Mendocino Humboldt Redwood Company, LLC
News

PALCO

All Palco plans will go to a vote

By John Driscoll
The Times-Standard
February 29, 2008

Newspaper_Times-Standard_20080229 mill photo.jpg

The Pacific Lumber Co.’s plan to split up 22,000 acres of timberland for an exclusive development hangs by a thread in the bankruptcy process quickly drawing to a close.

Palco’s proposal to raise more than $1 billion through the development and through the sale of 6,600 acres of timberland restricted from logging appeared to have virtually no support.

U.S. Bankruptcy Judge Richard Schmidt seemed willing to scrap the plan during a Thursday hearing in his Corpus Christi, Texas courtroom. By the end of the hearing, he salvaged the plan, agreeing with Palco that it would not likely confuse the slew of creditors who must vote for or against any or all of the plans submitted.

Schmidt said the plan — which almost certainly won’t gain the necessary support — could potentially serve as a negotiating platform before or after April 1, when the court considers which plan should go forward.

“The point is, plans change,” said Katherine Coleman, attorney for Palco subsidiary Scotia Pacific, “peoples’ minds change.”

The effort to solicit votes for the plans will begin shortly. Creditors will have to choose which plans they support.

On the ballot is a plan by creditor Marathon Structured Finance Fund and Mendocino Redwood Co., which wants to run the company and seek Forest Stewardship Council certification, and reduce harvest rates for at least 15 years. Unsecured creditors would get about 75 to 90 percent of what they’re owed.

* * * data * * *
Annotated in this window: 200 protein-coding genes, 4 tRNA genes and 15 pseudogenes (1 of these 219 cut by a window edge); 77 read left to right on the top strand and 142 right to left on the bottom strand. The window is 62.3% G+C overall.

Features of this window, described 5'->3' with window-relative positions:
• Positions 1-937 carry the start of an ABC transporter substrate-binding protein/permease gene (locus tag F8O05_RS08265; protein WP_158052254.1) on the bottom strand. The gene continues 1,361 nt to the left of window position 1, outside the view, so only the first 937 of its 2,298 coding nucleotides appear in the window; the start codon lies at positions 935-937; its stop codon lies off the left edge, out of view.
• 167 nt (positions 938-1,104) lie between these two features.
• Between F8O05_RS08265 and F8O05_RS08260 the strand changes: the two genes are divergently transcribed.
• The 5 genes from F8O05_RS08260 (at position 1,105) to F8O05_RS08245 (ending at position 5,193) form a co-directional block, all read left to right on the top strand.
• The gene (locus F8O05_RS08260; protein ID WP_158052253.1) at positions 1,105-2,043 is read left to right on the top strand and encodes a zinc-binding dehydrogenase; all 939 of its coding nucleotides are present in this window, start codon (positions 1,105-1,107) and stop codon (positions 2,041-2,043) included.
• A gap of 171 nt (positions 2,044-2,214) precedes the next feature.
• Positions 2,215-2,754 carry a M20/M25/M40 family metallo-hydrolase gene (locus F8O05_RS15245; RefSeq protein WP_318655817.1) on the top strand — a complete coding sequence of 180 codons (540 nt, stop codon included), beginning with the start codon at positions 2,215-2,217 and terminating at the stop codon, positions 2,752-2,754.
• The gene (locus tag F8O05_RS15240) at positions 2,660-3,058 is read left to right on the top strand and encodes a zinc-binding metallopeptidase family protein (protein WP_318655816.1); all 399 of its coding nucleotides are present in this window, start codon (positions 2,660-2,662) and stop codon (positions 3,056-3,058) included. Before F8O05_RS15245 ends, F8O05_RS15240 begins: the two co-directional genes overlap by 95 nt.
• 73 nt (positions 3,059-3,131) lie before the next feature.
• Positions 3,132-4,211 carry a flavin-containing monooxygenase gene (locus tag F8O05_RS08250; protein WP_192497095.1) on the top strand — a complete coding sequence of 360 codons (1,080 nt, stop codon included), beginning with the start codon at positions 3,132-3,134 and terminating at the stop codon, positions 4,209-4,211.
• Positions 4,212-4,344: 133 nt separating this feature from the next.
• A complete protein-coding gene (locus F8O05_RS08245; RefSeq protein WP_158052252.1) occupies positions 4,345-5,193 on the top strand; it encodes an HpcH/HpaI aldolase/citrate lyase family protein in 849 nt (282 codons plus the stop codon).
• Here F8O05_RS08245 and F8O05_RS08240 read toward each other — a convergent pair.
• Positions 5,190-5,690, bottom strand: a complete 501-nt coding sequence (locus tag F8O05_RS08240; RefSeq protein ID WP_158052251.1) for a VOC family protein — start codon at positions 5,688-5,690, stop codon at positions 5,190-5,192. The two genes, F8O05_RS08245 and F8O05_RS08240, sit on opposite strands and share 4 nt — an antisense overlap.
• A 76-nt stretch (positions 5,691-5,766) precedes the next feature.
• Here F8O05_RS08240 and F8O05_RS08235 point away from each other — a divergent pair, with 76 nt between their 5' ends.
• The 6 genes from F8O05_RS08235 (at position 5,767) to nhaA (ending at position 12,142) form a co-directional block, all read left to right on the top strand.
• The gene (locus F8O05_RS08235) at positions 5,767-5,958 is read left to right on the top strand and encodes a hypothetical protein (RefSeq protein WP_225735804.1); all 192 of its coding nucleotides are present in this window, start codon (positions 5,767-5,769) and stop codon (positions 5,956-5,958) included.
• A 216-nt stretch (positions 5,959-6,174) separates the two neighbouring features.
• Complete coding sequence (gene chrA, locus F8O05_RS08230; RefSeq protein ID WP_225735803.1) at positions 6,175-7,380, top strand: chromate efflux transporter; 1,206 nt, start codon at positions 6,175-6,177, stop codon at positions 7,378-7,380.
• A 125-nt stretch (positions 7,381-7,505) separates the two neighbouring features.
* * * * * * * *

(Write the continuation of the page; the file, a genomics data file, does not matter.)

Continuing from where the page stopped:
But the committee appointed to oversee the unsecured creditors is strongly recommending that they approve only the Mendocino Redwood plan. Another plan pitched by timber noteholders may pay more but pension and litigation claims represent a significant risk, committee attorney Maxim Litvak said.

The noteholders — owed $714 million secured by Scotia Pacific’s 210,000 acres — are proposing a sale, with the proceeds going to pay off the debt. Their attorney said the Marathon plan doesn’t treat the most heavily invested creditors fairly.

But the plan doesn’t address Palco’s needed reorganization, which would have to occur separately. Noteholder attorneys insisted that there could still be a synergy between a new Palco and a new Scotia Pacific, and the company could end up in operation after the sale takes place.

Lastly is Palco’s plan, which is unlikely to be confirmed by Schmidt, since it doesn’t have the support of Marathon, a key creditor with a veto right.

“We know right now that this plan is a dead letter,” said creditor’s committee attorney John Fiero.

Palco has also submitted two other plans, one for Palco and the other for Scotia Pacific, and both call for parent company Maxxam Inc. to maintain a toehold in the companies. One would transfer timberlands other than the 22,000 acres proposed for development to the timber noteholders, and the other would turn over Scotia and the Scotia mill to Marathon.

With little more than a month before the April confirmation hearing, Scotia Pacific told the court it is seeking financing to carry it through the remainder of the bankruptcy process. Bank of America has agreed in a commitment letter to provide financing, Scotia Pacific attorneys said.

While the company has 24 million board feet of lumber in its yard, worth $15 million, it’s running low on cash and is behind on receiving money for logs from Palco. Scotia Pacific attorney Shelby Jordan said that Maxxam has not agreed to fund lumber sales.

Attorneys for the noteholders raised concerns about the financing, which is expected to come before the court next week.

Schmidt said that if Scotia Pacific really wants to sign on for financing with 36 days to go in bankruptcy, it would have to make extraordinary efforts to be ready by next week.

Posted in PALCO | Tagged , |